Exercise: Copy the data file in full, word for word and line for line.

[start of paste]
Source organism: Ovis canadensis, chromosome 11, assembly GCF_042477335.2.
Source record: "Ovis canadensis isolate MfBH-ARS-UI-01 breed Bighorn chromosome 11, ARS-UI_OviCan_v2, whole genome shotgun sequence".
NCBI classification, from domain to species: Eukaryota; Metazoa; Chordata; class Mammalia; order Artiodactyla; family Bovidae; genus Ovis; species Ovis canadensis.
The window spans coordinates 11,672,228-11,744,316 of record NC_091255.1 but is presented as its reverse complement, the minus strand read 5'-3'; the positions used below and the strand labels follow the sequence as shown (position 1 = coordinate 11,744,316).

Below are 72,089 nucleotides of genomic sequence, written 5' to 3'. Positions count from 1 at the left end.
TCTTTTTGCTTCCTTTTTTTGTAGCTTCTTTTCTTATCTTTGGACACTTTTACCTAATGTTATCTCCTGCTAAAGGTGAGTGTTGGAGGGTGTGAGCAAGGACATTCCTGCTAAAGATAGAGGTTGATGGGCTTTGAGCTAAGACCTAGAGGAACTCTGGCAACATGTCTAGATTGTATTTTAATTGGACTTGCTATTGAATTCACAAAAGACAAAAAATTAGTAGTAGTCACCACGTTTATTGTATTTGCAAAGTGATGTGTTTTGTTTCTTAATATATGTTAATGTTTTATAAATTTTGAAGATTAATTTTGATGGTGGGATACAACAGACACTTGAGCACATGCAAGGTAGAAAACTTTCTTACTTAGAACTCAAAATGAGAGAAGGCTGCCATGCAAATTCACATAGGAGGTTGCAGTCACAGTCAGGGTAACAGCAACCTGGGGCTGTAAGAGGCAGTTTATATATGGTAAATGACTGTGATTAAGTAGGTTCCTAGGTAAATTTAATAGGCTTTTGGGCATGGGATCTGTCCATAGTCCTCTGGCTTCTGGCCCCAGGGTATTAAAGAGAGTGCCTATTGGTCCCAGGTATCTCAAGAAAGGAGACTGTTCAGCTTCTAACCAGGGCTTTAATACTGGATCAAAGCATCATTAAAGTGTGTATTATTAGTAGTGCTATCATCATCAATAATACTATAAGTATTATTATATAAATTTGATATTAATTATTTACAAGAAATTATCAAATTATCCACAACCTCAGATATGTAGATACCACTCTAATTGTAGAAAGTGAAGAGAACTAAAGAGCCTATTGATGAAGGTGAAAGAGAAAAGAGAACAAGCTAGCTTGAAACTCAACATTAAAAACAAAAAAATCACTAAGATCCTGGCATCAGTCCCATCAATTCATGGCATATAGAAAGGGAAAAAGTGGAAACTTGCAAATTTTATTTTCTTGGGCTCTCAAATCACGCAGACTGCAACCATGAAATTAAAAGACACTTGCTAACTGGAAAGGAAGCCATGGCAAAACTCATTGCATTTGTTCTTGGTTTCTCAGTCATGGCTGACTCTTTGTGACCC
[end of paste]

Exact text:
Source organism: Ovis canadensis, chromosome 11, assembly GCF_042477335.2.
Source record: "Ovis canadensis isolate MfBH-ARS-UI-01 breed Bighorn chromosome 11, ARS-UI_OviCan_v2, whole genome shotgun sequence".
NCBI classification, from domain to species: Eukaryota; Metazoa; Chordata; class Mammalia; order Artiodactyla; family Bovidae; genus Ovis; species Ovis canadensis.
The window spans coordinates 11,672,228-11,744,316 of record NC_091255.1 but is presented as its reverse complement, the minus strand read 5'-3'; the positions used below and the strand labels follow the sequence as shown (position 1 = coordinate 11,744,316).

Below are 72,089 nucleotides of genomic sequence, written 5' to 3'. Positions count from 1 at the left end.
TCTTTTTGCTTCCTTTTTTTGTAGCTTCTTTTCTTATCTTTGGACACTTTTACCTAATGTTATCTCCTGCTAAAGGTGAGTGTTGGAGGGTGTGAGCAAGGACATTCCTGCTAAAGATAGAGGTTGATGGGCTTTGAGCTAAGACCTAGAGGAACTCTGGCAACATGTCTAGATTGTATTTTAATTGGACTTGCTATTGAATTCACAAAAGACAAAAAATTAGTAGTAGTCACCACGTTTATTGTATTTGCAAAGTGATGTGTTTTGTTTCTTAATATATGTTAATGTTTTATAAATTTTGAAGATTAATTTTGATGGTGGGATACAACAGACACTTGAGCACATGCAAGGTAGAAAACTTTCTTACTTAGAACTCAAAATGAGAGAAGGCTGCCATGCAAATTCACATAGGAGGTTGCAGTCACAGTCAGGGTAACAGCAACCTGGGGCTGTAAGAGGCAGTTTATATATGGTAAATGACTGTGATTAAGTAGGTTCCTAGGTAAATTTAATAGGCTTTTGGGCATGGGATCTGTCCATAGTCCTCTGGCTTCTGGCCCCAGGGTATTAAAGAGAGTGCCTATTGGTCCCAGGTATCTCAAGAAAGGAGACTGTTCAGCTTCTAACCAGGGCTTTAATACTGGATCAAAGCATCATTAAAGTGTGTATTATTAGTAGTGCTATCATCATCAATAATACTATAAGTATTATTATATAAATTTGATATTAATTATTTACAAGAAATTATCAAATTATCCACAACCTCAGATATGTAGATACCACTCTAATTGTAGAAAGTGAAGAGAACTAAAGAGCCTATTGATGAAGGTGAAAGAGAAAAGAGAACAAGCTAGCTTGAAACTCAACATTAAAAACAAAAAAATCACTAAGATCCTGGCATCAGTCCCATCAATTCATGGCATATAGAAAGGGAAAAAGTGGAAACTTGCAAATTTTATTTTCTTGGGCTCTCAAATCACGCAGACTGCAACCATGAAATTAAAAGACACTTGCTAACTGGAAAGGAAGCCATGGCAAAACTCATTGCATTTGTTCTTGGTTTCTCAGTCATGGCTGACTCTTTGTGACCC